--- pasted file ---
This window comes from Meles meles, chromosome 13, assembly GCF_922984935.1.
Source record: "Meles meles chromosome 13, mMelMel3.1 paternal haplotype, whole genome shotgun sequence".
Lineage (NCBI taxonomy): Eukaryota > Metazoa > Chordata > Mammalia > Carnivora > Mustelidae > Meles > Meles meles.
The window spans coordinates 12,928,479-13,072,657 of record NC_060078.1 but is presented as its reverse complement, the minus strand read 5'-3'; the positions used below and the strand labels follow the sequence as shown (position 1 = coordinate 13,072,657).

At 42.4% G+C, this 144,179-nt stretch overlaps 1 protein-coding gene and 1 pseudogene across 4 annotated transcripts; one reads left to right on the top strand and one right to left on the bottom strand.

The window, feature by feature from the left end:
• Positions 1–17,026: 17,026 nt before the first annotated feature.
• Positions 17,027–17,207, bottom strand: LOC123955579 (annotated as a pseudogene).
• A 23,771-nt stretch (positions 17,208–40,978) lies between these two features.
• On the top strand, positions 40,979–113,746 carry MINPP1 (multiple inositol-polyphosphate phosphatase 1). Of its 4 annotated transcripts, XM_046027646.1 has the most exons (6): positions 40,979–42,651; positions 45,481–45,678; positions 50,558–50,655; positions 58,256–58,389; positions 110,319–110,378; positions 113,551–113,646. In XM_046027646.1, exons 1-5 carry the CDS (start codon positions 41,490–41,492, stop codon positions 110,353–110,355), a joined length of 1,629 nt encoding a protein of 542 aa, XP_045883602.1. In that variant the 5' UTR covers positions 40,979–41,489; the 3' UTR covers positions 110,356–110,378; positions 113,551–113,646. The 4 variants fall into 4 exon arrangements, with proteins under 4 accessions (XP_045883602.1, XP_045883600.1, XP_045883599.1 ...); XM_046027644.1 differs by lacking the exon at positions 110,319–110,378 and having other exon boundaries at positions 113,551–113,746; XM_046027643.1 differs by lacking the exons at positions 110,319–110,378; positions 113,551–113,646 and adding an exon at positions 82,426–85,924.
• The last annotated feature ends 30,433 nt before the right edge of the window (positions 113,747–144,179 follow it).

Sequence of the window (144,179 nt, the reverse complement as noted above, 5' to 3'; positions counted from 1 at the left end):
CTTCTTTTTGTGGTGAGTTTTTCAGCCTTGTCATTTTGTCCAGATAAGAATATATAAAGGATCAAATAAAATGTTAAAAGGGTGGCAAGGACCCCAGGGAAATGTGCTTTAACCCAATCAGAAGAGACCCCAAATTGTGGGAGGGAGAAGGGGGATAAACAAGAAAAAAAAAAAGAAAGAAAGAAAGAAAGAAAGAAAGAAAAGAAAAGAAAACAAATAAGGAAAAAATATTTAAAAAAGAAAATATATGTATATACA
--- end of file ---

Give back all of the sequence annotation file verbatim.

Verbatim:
This window comes from Meles meles, chromosome 13, assembly GCF_922984935.1.
Source record: "Meles meles chromosome 13, mMelMel3.1 paternal haplotype, whole genome shotgun sequence".
Lineage (NCBI taxonomy): Eukaryota > Metazoa > Chordata > Mammalia > Carnivora > Mustelidae > Meles > Meles meles.
The window spans coordinates 12,928,479-13,072,657 of record NC_060078.1 but is presented as its reverse complement, the minus strand read 5'-3'; the positions used below and the strand labels follow the sequence as shown (position 1 = coordinate 13,072,657).

At 42.4% G+C, this 144,179-nt stretch overlaps 1 protein-coding gene and 1 pseudogene across 4 annotated transcripts; one reads left to right on the top strand and one right to left on the bottom strand.

The window, feature by feature from the left end:
• Positions 1–17,026: 17,026 nt before the first annotated feature.
• Positions 17,027–17,207, bottom strand: LOC123955579 (annotated as a pseudogene).
• A 23,771-nt stretch (positions 17,208–40,978) lies between these two features.
• On the top strand, positions 40,979–113,746 carry MINPP1 (multiple inositol-polyphosphate phosphatase 1). Of its 4 annotated transcripts, XM_046027646.1 has the most exons (6): positions 40,979–42,651; positions 45,481–45,678; positions 50,558–50,655; positions 58,256–58,389; positions 110,319–110,378; positions 113,551–113,646. In XM_046027646.1, exons 1-5 carry the CDS (start codon positions 41,490–41,492, stop codon positions 110,353–110,355), a joined length of 1,629 nt encoding a protein of 542 aa, XP_045883602.1. In that variant the 5' UTR covers positions 40,979–41,489; the 3' UTR covers positions 110,356–110,378; positions 113,551–113,646. The 4 variants fall into 4 exon arrangements, with proteins under 4 accessions (XP_045883602.1, XP_045883600.1, XP_045883599.1 ...); XM_046027644.1 differs by lacking the exon at positions 110,319–110,378 and having other exon boundaries at positions 113,551–113,746; XM_046027643.1 differs by lacking the exons at positions 110,319–110,378; positions 113,551–113,646 and adding an exon at positions 82,426–85,924.
• The last annotated feature ends 30,433 nt before the right edge of the window (positions 113,747–144,179 follow it).

Sequence of the window (144,179 nt, the reverse complement as noted above, 5' to 3'; positions counted from 1 at the left end):
CTTCTTTTTGTGGTGAGTTTTTCAGCCTTGTCATTTTGTCCAGATAAGAATATATAAAGGATCAAATAAAATGTTAAAAGGGTGGCAAGGACCCCAGGGAAATGTGCTTTAACCCAATCAGAAGAGACCCCAAATTGTGGGAGGGAGAAGGGGGATAAACAAGAAAAAAAAAAAGAAAGAAAGAAAGAAAGAAAGAAAGAAAAGAAAAGAAAACAAATAAGGAAAAAATATTTAAAAAAGAAAATATATGTATATACA